The Cultural Politics in East Germany and China: Literature and Art (1949-1979)




Ge, Liping

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East Germany and China, two modern socialist countries were established in 1949 during the Cold War era. The developments of socialism in these two countries were different: the German Democratic Republic (GDR) was indoctrinated socialism by the Soviet Union, officially the Union of Soviet Socialist Republics (USSR), while China was led by the Chinese Communist Party (CCP), a party that believes in Marxism-Leninism and Mao Zedong Thought. Nonetheless, they had much in common, such as their political structure, economic strategies, guiding ideologies. The leaders of these two countries, in East Germany a succession of heads of states and in the People’s Republic of China one chairman, took advantage of culture as an instrument to maintain certain ruling relationships, which is part of the daily life of people and can become a significant and invisible mean of social control. This thesis analyzes specific incidents in relation to literature and art from 1949 to 1979, when the combination of politics and culture reached the peak such as the “Bitterfeld Way” (East Germany), and “Cultural Revolution” (China), and it explores real life experience and influential work of contemporary writers and artists. Finally, the underlying purpose of applying cultural politics in these two countries will be drastically exposed in socialist film comparisons, as the political figures tried to reconstruct citizens’ ideologies to control people’s minds and further consolidate their regimes.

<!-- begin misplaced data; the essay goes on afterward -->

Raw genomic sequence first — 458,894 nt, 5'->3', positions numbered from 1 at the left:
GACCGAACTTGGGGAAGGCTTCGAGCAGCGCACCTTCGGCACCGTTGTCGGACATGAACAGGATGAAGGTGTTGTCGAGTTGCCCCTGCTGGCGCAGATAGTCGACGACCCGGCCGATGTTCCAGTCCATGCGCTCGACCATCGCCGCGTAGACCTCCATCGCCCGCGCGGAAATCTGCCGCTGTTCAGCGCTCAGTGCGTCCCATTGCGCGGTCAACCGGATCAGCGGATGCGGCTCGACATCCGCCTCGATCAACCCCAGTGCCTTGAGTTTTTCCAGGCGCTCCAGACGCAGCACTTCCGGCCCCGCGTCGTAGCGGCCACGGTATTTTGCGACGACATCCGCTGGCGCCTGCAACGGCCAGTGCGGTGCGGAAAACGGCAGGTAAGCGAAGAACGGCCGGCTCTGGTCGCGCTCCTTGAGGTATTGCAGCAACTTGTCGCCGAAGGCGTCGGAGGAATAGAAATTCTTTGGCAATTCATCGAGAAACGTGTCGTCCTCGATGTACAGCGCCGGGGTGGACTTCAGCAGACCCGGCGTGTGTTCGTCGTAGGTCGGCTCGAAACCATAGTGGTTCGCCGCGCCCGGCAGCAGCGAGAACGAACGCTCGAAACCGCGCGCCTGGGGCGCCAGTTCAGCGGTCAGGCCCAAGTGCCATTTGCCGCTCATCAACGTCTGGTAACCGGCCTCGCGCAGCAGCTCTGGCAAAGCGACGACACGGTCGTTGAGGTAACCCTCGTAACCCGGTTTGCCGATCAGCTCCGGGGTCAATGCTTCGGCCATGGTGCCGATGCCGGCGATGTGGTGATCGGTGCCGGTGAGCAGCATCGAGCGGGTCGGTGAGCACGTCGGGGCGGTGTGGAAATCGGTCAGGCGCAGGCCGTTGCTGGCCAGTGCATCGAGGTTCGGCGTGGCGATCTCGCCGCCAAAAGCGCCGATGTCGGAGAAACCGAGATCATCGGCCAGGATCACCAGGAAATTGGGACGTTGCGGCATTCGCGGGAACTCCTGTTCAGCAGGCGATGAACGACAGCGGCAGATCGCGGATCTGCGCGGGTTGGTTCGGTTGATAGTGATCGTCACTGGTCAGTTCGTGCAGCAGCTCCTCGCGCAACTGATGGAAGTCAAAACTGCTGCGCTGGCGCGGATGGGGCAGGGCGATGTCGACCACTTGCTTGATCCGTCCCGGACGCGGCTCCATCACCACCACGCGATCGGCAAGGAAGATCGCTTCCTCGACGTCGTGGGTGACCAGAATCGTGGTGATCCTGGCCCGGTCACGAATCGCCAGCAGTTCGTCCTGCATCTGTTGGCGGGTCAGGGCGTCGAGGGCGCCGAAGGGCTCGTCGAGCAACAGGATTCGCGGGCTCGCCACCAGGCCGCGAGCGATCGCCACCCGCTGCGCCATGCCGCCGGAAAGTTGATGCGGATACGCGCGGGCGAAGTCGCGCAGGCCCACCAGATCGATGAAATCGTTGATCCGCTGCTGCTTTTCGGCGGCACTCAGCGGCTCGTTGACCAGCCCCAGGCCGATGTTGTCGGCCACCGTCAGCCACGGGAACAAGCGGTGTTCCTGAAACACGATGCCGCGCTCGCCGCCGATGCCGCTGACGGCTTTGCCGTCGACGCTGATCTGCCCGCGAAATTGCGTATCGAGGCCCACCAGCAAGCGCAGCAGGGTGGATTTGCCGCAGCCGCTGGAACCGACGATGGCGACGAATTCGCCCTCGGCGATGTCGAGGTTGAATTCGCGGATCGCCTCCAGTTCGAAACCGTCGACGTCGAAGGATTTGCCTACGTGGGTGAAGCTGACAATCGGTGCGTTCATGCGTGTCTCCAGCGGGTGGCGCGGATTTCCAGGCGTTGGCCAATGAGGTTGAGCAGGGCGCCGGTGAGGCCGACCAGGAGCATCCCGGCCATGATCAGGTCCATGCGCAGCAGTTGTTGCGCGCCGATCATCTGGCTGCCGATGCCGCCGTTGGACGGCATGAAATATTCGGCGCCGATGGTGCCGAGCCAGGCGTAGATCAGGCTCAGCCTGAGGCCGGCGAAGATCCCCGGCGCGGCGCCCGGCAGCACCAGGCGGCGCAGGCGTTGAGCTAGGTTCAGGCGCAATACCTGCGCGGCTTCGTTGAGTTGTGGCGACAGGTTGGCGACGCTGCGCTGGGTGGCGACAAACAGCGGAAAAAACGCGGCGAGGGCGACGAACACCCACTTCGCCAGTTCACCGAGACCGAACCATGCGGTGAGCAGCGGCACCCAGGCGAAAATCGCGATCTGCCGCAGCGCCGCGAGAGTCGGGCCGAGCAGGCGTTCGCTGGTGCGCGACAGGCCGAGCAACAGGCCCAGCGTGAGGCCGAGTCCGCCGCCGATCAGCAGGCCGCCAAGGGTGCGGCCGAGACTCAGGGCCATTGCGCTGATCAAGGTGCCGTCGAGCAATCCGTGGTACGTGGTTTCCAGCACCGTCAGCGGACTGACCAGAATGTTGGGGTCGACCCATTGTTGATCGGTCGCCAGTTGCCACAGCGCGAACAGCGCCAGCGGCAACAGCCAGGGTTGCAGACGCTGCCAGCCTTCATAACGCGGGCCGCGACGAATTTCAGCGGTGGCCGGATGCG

East Germany, China, History, Cultural Policies, Socialism, Film